Whichever side is chosen, Evil Dead: The Game is much like others of its ilk and you’ll need to be prepared to put the hours in to gain any lasting advantage. During each play session there’s the opportunity to level up the current character to improve base skills, though these only exist for that particular match, and are typically small incremental gains anyway. The real levelling comes from within what the game calls the Collection, and is the roster of familiar faces from the franchise for both humans and demons alike. Spirit Points earned in the game are awarded to you overall and you can convert them into skill points to spend on any character at all. It’s a good way of approaching having to manage 13 different characters from the get go, and still makes using favourites viable even if they’re fully upgraded as their spoils can be spent on any of the others. This is where you’ll spot the grind start to creep in though because the Spirit Points allocation is relatively meagre after each game, and it’s only an increase in your player rank that really adds a bonus amount (and that’s welcome when it comes). Spirit Points are also only awarded in the multiplayer portion of the game, so playing solo against the AI is only really worth doing to learn the map layouts and different abilities of the cast. There are single player missions to have a crack at that open up additional lore, and they’re like a small green salad accompanying the main meat you’re feasting on, but they don’t really fill you up.
When it comes to character selection there’s a very good choice not just from variety, but also from the likenesses and voice acting. If you can recall major players from the films and TV series, then you’ll find them in here, including several different variations on Ash from points in time (all voiced by Bruce Campbell himself). Splitting them into different tiers of role, there are Leaders, Warriors, Hunters and Support for the Survivors; and Warlords, Necromancers and Puppeteers for the Kanadarian Demon. All have different base abilities that can be enhanced through skill points, and new powers opened up with ranking high enough; and particularly with the Survivors the abilities all complement each other. You don’t have to chose a player to inhabit each class, but you cannot have two players pick the same character, so at least there’s never four of Ash from Army of Darkness running around at once. Adding to the authenticity are the touches around the map itself like the original shack and its chained up cellar door, or that traps can be set to attack players with mini-Ash’s or his severed hand. There’s a clear reverence for the source material put into Evil Dead: The Game, and it oozes the right type of atmosphere all the way through.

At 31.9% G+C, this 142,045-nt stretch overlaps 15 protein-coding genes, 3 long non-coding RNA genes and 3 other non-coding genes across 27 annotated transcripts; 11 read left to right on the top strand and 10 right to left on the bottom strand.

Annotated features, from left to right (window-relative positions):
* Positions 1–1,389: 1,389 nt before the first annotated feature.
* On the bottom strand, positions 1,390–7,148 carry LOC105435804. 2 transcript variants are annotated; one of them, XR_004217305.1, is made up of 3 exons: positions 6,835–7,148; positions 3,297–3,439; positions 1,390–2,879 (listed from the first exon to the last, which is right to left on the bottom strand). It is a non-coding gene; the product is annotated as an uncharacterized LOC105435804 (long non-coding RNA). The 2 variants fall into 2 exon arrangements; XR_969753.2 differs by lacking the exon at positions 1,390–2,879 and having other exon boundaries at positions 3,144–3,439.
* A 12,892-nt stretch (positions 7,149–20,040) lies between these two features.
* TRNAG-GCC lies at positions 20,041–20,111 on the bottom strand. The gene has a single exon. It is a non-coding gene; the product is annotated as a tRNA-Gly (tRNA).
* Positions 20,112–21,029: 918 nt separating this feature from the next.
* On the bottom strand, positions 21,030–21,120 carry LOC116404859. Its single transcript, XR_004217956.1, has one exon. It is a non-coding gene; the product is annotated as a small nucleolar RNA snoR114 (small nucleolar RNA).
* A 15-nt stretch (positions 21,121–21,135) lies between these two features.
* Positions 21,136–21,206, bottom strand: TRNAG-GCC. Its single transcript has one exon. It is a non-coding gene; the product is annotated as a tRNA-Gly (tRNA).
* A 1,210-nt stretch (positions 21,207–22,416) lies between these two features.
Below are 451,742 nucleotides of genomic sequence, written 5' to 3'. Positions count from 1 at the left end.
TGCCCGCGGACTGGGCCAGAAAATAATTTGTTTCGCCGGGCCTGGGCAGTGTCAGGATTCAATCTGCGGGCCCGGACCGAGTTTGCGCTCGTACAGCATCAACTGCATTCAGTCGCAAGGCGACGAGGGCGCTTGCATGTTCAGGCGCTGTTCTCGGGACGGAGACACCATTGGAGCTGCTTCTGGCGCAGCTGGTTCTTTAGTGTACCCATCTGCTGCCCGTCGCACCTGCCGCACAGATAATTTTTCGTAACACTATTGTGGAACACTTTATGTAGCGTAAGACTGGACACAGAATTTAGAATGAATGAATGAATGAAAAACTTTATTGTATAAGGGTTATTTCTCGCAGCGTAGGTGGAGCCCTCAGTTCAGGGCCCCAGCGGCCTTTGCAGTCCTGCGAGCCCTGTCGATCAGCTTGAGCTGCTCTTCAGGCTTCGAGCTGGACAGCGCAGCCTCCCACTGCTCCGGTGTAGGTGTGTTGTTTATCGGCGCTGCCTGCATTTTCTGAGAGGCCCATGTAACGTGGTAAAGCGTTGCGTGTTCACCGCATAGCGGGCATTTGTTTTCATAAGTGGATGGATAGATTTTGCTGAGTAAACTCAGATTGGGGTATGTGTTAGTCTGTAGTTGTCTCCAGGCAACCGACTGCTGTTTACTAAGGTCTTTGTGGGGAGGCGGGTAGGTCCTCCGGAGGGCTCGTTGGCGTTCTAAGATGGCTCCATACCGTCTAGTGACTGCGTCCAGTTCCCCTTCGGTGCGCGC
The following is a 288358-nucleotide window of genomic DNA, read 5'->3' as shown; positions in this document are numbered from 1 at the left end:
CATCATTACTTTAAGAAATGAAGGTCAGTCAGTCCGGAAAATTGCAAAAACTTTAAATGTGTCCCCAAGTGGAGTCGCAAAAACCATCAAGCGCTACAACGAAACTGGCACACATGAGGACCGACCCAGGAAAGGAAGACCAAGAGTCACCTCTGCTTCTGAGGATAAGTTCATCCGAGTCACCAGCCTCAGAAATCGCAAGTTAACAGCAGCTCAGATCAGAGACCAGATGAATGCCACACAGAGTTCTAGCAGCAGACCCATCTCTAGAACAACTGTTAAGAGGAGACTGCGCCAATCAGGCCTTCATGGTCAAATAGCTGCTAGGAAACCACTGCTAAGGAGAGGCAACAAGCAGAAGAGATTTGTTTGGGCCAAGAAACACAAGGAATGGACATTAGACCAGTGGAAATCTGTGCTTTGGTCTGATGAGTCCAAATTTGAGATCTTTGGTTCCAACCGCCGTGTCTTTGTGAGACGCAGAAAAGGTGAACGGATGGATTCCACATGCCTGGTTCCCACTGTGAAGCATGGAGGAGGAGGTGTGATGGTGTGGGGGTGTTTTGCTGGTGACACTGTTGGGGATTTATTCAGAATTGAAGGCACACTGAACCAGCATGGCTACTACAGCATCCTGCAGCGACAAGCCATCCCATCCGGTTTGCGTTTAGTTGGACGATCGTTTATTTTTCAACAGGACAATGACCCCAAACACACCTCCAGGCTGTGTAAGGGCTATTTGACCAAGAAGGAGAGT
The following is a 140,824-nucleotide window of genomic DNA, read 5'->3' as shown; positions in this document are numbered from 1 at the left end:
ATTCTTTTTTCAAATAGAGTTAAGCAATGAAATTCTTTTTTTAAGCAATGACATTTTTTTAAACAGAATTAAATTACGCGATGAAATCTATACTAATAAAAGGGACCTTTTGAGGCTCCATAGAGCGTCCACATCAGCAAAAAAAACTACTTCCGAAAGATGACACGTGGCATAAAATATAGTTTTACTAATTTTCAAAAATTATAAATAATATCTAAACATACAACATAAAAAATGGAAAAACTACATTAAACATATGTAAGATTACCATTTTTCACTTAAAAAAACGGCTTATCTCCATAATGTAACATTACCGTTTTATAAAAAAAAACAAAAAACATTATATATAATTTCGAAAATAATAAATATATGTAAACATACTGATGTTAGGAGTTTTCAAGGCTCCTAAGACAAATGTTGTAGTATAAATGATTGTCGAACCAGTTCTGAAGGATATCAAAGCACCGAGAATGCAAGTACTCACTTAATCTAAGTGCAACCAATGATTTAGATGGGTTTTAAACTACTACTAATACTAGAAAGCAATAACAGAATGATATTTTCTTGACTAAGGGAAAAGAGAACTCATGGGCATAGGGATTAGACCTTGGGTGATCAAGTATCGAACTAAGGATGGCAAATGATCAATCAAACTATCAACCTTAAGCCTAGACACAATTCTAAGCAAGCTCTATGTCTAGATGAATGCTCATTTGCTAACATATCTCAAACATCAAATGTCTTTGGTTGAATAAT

The map is a bit of an unsung hero here as you spend a lot of time running from one place to another without really taking it in – and the 30 minute time limit for each match forces an element of pace to the action. It’s really well detailed with a fair amount of destructibility in the objects, as well as having differing times of day (mostly night related) and changes in weather. Thunderstorms in wooded areas in the middle of the night are particularly effective at ramping up the tension. When the audio kicks in with a screaming Deadite coming at you from behind, you get that sense of not being safe at all and frantically mash the attack buttons in a hope of landing a swinging hit. Even the regular traps that you’ll run into that provoke a jump scare fail to lose their shock value over time. Then there’s the touches like every player getting soaked in blood as you wade through hordes of enemies, or limbs that come off the dead yet don’t stop them from wanting to drag you down. All of it adds to bring the feeling to life of being part of the fight that Ash and his friends are stuck in, and Sabre Interactive deliver this with aplomb.
How long will your engagement with Evil Dead: The Game last though? That’s likely to depend on what your patience is like for slow levelling up and feeling very underpowered in the opening games. Whilst there’s a good variety of melee and ranged weapons for the Survivors, the latter are almost all useless to begin with unless you’re 100% perfect with your aim – even Ash’s classic boomstick can fail to make an impact. If you’re playing as the Demon, then the cooldowns and infernal energy requirements can leave you stuck watching the team players walk all over your efforts as you just wait for the timer to tick down to failure… unless you pick the Puppeteer class and its boss character that is an absolute pain to counter on the other side. There are a few balancing tweaks needed across all classes, though it really needs an update to the Spirit Point dole out – this is likely to be the main thing that stops it from being enjoyable over the long term. Getting into a game though is not something that should be a problem because the crossplay seems really solid, and the matchmaking doesn’t take too long either. There’s a great world created here which is genuinely fun for a while, and filled with loads of bits fans will love, though it’s in danger of not retaining players if they see something new and shiny on the horizon.
A PS5 review copy of Evil Dead: The Game was provided by Sabre Interactive’s PR team, and the game is available now on PlayStation, Xbox, PC and GEForce Now for around £40, depending on platform.